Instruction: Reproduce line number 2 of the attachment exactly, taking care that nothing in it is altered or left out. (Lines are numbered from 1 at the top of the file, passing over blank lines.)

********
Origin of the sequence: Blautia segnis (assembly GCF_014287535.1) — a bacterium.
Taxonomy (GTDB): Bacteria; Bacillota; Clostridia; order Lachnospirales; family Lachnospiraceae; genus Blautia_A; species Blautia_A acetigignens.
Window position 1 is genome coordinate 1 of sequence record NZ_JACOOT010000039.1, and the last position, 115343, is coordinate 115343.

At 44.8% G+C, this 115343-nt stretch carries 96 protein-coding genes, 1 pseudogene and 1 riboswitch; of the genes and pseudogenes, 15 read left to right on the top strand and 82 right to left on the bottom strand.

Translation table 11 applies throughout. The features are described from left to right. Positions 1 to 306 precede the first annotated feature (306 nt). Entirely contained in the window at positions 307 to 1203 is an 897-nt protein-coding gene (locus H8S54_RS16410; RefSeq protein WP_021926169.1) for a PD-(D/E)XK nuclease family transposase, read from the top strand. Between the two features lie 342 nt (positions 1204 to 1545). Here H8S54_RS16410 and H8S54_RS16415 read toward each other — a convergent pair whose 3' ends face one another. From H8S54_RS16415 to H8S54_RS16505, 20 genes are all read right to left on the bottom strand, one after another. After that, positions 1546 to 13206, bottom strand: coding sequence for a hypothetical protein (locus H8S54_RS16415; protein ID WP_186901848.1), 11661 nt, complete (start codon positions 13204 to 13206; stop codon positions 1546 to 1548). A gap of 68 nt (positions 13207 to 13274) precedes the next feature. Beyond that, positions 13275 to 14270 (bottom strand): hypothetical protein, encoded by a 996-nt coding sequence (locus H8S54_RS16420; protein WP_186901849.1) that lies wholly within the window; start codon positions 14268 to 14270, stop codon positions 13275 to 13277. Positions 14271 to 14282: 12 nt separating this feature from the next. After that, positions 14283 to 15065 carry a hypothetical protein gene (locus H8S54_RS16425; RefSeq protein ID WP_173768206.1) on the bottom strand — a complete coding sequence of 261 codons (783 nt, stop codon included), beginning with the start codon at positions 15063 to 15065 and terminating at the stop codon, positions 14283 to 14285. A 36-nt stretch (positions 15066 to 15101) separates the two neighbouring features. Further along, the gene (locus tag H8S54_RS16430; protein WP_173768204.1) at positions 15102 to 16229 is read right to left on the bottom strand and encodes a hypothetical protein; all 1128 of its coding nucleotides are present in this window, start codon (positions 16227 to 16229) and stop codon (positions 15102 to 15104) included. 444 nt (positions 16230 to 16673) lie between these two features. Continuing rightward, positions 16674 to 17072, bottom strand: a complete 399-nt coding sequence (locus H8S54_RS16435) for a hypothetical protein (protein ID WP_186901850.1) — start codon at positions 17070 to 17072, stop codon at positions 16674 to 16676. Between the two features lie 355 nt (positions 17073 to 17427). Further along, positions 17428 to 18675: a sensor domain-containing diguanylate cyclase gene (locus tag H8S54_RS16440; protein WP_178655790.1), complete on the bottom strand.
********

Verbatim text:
Taxonomy (GTDB): Bacteria; Bacillota; Clostridia; order Lachnospirales; family Lachnospiraceae; genus Blautia_A; species Blautia_A acetigignens.